World Intellectual Property Organization
|Formation||14 July 1967|
The World Intellectual Property Organization (WIPO;
WIPO currently has 192 member states, administers 26 international
The predecessor to WIPO was the
WIPO was formally created by the
for promoting creative intellectual activity and for facilitating the transfer of technology related to industrial property to the developing countries in order to accelerate economic, social and cultural development, subject to the competence and responsibilities of the United Nations and its organs, particularly the United Nations Conference on Trade and Development, the United Nations Development Programme and the United Nations Industrial Development Organization, as well as of the United Nations Educational, Scientific and Cultural Organization and of other agencies within the United Nations system.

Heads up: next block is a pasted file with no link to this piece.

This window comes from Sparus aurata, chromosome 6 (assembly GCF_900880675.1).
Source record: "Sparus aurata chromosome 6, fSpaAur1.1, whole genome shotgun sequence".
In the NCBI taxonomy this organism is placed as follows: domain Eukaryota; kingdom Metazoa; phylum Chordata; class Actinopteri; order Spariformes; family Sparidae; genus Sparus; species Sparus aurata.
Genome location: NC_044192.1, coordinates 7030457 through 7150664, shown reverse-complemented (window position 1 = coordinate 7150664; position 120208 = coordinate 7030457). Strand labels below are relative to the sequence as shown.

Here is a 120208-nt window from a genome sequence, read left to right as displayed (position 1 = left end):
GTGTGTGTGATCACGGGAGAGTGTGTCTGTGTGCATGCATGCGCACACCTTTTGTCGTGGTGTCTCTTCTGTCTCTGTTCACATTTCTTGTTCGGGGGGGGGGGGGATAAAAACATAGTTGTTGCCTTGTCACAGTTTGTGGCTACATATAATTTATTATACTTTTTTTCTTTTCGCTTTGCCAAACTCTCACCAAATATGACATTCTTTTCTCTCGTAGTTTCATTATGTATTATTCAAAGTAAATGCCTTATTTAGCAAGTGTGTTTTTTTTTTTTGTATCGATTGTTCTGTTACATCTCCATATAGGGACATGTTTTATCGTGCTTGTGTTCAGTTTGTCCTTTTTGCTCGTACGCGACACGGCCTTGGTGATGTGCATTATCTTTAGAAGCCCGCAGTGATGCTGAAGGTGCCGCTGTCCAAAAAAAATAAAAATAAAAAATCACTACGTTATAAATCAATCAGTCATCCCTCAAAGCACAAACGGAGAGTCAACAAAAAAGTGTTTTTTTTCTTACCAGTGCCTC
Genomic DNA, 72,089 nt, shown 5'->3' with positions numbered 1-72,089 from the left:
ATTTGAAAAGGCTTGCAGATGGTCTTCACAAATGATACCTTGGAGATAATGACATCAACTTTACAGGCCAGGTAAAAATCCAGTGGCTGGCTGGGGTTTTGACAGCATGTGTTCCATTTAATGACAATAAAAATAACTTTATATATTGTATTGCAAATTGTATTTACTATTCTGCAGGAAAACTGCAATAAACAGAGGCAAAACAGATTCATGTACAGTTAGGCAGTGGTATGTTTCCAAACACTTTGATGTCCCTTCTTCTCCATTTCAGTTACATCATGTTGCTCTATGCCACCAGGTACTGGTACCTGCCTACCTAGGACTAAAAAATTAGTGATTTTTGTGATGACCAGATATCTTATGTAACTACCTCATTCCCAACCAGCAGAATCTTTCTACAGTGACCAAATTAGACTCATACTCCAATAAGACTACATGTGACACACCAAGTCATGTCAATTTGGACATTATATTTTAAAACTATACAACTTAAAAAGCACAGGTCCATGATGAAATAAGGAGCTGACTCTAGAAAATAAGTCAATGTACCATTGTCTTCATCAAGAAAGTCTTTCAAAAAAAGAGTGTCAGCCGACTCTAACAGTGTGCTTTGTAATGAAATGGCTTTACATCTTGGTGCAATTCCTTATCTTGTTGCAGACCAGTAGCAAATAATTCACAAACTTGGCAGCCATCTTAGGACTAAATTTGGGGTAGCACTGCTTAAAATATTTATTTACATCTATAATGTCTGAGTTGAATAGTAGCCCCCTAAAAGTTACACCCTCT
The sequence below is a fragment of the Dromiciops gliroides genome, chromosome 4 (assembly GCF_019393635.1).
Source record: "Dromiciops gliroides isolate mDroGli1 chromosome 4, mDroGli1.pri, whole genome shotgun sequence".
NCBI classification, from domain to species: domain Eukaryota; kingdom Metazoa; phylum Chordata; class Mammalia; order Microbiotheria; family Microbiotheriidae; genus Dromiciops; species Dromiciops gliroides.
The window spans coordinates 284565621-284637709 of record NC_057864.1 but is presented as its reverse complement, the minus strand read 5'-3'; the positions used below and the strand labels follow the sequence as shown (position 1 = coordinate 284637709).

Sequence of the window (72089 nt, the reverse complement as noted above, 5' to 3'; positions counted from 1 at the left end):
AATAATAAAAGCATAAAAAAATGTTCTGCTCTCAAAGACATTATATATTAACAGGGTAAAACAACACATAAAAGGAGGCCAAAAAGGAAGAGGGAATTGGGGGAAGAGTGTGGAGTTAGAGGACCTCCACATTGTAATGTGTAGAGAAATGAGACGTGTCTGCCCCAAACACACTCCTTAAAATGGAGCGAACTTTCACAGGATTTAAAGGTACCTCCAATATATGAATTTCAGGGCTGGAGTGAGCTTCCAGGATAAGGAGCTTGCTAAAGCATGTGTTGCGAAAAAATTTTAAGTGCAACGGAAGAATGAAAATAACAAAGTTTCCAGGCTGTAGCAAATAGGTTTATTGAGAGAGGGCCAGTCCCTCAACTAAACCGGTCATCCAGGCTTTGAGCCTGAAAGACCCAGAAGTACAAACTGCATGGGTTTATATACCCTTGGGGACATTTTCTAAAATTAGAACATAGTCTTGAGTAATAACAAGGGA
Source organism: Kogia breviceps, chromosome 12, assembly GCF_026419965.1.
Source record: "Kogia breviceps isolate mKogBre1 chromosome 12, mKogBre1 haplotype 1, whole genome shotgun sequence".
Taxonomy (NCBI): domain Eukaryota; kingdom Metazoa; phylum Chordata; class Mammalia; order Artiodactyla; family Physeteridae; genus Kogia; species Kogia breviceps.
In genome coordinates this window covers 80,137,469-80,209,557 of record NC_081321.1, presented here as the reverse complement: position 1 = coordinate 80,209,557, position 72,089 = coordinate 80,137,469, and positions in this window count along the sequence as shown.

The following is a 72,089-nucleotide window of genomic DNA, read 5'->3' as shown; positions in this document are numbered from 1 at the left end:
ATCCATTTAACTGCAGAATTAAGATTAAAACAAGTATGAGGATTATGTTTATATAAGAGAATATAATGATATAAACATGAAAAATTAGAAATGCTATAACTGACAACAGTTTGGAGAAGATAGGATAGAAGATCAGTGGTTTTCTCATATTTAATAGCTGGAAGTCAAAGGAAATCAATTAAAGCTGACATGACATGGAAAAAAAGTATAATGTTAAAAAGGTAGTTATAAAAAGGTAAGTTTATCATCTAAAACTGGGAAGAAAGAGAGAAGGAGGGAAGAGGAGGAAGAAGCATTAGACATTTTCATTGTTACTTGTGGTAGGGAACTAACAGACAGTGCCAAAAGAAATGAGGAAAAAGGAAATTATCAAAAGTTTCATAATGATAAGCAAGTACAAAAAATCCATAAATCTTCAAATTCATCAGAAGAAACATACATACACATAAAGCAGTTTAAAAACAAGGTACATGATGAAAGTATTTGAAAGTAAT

The Agreement marked a transition for WIPO from the mandate it inherited in 1967 from BIRPI, to promote the protection of intellectual property, to one that involved the more complex task of promoting technology transfer and economic development.[
Unlike other branches of the United Nations, WIPO has significant financial resources independent of the contributions from its Member States. In 2006, over 90 percent of its income of just over
In October 2004, WIPO agreed to adopt a proposal offered by Argentina and Brazil, the "Proposal for the Establishment of a Development Agenda for WIPO"—from the
In December 2011, WIPO published its first World Intellectual Property Report on the Changing Face of Innovation, the first such report of the new Office of the Chief Economist. WIPO is also a co-publisher of the Global Innovation Index.